Notes:

1. As a rule of thumb, whenever ${\displaystyle v>{\sqrt {10A_{g}h}}}$ energy costs are almost optimal. Provided that the stream velocity is above that threshold, you can forego the complex equations involved and go with ${\displaystyle KE_{s}\approx 0.6hF}$ instead. The choice of pellet characteristics can then fall under engineering constraints.
2. The functions overestimate the energy content due to the presence of a constant gravitational field - in reality, it would not be constant.

Finally, the kinetic energy of the stream is divided by the number of pellets/particles in the stream to give the kinetic energy of each pellet/particle:

${\displaystyle KE_{p}=KE_{s}/N}$

• Where ${\displaystyle KE_{p}}$ is the kinetic energy of the particle/pellet in the stream.
• Where ${\displaystyle N}$ is the number of pellets/particles in the stream.

Additionally, the mass of the pellet/particle can be calculated with:

${\displaystyle m=2KE_{p}/v^{2}}$

• Where ${\displaystyle m}$ is mass of the particle/pellet.

A calculated example:

Given a 1,000 ton structure on Earth (implying a ${\displaystyle A_{g}}$ of 9.8066 m/s2), a height of 10 km, 1,000 pellets in the stream and pellet velocity of 10 km/s, the force is 9,806,650 newtons and the kinetic energy of the pellet is 49,105.495 megajoules. Secondarily calculating the mass with the KE divided by the number of pellets and given velocity we get 0.982 kg.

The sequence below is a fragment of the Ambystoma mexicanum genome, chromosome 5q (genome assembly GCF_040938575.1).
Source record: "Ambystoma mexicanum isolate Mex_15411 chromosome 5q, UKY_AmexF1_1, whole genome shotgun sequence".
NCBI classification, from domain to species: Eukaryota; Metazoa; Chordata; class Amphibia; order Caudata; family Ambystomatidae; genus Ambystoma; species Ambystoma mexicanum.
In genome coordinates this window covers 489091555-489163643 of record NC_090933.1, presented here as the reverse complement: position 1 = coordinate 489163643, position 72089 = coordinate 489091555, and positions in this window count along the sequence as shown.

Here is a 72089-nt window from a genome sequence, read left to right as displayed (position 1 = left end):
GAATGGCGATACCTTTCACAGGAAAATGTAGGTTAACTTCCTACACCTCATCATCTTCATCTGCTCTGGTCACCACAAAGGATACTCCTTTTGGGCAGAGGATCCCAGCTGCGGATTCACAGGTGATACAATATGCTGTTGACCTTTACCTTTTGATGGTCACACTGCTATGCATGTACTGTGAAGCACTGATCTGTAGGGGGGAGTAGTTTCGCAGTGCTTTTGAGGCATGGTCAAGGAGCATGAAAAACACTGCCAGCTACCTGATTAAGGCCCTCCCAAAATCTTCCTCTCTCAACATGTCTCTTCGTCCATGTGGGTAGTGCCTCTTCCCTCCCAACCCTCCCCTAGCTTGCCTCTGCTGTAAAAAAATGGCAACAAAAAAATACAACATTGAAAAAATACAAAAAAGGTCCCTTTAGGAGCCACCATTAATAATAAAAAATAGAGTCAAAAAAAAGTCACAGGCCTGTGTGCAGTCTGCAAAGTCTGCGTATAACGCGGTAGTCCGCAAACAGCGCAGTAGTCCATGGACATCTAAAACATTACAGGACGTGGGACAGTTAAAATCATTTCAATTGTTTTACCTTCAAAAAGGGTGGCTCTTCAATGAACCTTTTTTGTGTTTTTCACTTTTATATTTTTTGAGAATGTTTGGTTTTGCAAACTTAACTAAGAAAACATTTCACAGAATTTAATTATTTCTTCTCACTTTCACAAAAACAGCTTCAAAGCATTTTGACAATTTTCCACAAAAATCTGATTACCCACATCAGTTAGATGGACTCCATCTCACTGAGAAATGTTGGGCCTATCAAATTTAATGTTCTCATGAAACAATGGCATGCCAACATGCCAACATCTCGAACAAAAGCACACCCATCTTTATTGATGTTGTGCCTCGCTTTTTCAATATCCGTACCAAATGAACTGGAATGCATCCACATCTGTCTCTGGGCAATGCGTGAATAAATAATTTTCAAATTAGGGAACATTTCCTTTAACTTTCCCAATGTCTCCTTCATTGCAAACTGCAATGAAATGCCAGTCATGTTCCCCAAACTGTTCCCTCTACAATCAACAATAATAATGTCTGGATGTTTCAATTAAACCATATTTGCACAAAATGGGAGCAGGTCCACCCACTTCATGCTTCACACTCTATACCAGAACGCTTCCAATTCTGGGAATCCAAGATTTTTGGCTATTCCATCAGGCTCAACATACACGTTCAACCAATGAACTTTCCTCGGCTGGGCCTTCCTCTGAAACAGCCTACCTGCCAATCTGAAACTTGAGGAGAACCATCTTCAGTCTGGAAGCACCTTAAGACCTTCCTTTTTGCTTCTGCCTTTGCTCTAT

# Active Structures

## Existing

• The air-supported fabric roofs of the Tokyo Dome, Japan, and the Silverdome, USA use (and for the latter, used) constant fan pressure to keep the roofs aloft.

## Proposed

• The Lofstrom Launch Loop is a thin 2000+ km long and 80 km tall active structure, and uses its own mass stream to help launch payloads to orbit. It uses attractive magnetic levitation for the mass stream; the mass stream is a solid continuous iron rotor. The loop suffers from some unaddressed instability concerns.
• The Space Cable is a similar concept to the launch loop. It differs from the launch loop in that it uses magnetically interacting bolts instead of a continuous rotor, is smaller in length, and has addressed instability concerns.
• The Orbital Ring, which uses a mass stream travelling faster than the orbital velocity to support a ring above a planet, as the stream keeps it from falling through momentum, and is tethered to the earth for stability.
• The Pneumatic Freestanding Tower, which uses pressurized gas to support large structures such as a space tower. It utilizes compressors to provide pressurized gas and alleviate leaks. The main concerns are buckling due to the height of the tower, though it has mechanisms in place to prevent this.

# Control Systems

Control Systems
Active structures can suffer from stability issues as mentioned before, such as for example in the launch loop unstable attractive magnetic levitation of the mass-stream in the launch-loop requiring active control of the deflector magnet. The unpredictable winds in the atmosphere are also a concern. Control systems are also needed in even just skyscrapers, with devices like tuned mass dampers to deal with vibration[2].